A cyberattack on Finland’s parliament website slowed the system down, leaving the website inaccessible on Tuesday. The parliament stated they were taking steps to limit the attack.
The Finnish parliament updated the people about the steps taken to curb the impact of the cyberattack. On Wednesday, the parliament tweeted that the website had resumed work. Coincidentally, the Finnish cyberattack was made the same day the U.S. signed their approval for Finland and Sweden’s admittance to NATO.
Following the cyberattack, the National Bureau of Investigation (NBI) launched an investigation and found that dozens of IP addresses from around the world were a part of the Finnish cyberattack. The website of the Finnish Parliament slowed down because of the denial-of-service (DoS) attack that started in Russia.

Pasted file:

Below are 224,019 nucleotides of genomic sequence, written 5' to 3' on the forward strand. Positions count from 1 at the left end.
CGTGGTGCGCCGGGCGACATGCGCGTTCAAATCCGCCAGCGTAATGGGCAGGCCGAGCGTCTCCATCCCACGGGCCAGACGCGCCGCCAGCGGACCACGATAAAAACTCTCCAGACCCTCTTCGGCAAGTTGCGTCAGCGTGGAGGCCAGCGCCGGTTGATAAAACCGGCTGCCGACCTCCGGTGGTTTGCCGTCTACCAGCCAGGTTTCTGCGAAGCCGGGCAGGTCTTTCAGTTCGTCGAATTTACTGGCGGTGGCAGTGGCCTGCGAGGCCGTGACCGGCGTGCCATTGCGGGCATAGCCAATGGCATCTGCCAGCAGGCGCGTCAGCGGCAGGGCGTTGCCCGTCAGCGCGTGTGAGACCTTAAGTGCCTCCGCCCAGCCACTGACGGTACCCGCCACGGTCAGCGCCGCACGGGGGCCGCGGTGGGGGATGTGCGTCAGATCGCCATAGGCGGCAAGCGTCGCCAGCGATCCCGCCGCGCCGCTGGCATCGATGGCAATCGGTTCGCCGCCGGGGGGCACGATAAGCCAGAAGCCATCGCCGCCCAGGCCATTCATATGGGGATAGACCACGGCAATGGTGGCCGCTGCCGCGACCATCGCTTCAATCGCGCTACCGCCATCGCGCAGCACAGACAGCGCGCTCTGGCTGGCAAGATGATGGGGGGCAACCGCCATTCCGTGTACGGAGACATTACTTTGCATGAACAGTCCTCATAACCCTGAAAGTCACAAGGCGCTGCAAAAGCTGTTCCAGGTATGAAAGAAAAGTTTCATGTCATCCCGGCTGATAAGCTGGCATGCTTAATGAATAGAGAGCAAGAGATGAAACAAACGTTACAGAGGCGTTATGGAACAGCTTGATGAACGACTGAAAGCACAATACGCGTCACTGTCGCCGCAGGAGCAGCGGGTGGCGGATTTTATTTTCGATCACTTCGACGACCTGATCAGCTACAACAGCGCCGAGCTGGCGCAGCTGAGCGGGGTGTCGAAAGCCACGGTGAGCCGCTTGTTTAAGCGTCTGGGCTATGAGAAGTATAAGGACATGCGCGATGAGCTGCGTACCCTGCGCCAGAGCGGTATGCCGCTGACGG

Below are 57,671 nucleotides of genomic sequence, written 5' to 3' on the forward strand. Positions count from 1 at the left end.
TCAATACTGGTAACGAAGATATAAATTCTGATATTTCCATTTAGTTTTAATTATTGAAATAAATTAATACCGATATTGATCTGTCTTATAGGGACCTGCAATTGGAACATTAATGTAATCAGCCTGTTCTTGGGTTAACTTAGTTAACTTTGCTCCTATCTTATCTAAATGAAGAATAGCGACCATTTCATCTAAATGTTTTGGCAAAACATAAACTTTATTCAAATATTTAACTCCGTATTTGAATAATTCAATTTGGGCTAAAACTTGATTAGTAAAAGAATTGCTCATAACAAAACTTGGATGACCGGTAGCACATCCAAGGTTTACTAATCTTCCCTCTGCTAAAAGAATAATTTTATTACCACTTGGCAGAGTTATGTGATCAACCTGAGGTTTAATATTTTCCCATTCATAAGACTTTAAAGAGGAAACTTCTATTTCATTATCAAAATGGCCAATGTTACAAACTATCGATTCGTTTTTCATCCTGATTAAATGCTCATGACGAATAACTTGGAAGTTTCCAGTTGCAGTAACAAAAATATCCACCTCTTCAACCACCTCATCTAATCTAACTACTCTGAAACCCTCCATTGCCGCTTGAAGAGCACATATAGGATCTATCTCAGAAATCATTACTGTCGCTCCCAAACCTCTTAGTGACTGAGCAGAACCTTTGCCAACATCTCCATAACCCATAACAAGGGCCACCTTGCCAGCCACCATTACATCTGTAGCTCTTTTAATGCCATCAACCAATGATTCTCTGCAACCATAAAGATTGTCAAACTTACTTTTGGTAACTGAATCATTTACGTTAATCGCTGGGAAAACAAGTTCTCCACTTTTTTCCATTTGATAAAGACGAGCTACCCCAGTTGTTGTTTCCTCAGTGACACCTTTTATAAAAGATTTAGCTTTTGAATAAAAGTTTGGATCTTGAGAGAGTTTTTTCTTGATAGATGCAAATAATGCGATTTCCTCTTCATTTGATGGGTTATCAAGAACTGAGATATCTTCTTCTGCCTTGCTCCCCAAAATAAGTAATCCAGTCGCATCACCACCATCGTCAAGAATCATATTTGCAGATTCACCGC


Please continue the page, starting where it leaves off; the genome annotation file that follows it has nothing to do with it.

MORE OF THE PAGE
A Russian hacking group, ‘NoName057(16)’, claimed responsibility for the cyber-attack on their Telegram channel. “We decided to make a ‘friendly’ visit to neighboring Finland, whose authorities are so eager to join NATO,” the group said on the channel.
The attacks surfaced months after the Finnish Security and Intelligence Service (SUPO) expressed concerns over Russia’s will to influence Finland’s NATO application process. Moreover, Antti Pelttari, the director of SUPO, had predicted an “increased number” of cyberattacks.
Meanwhile, the president of the USA, Joe Biden praised Finland and Sweden for joining the NATO alliance on Tuesday, a report stated. “In seeking to join NATO, Finland and Sweden are making a sacred commitment that an attack against one is an attack against all,” Biden said as he signed the instruments of ratification for U.S.’s formal support of the defense pact. He also urged the other members of NATO to complete their ratification process.
Sweden and Finland applied to NATO in May. NATO or the North Atlantic Treaty Organization is a military alliance that guarantees the freedom and security of its members. It has 30 member countries, of which two are located in North America.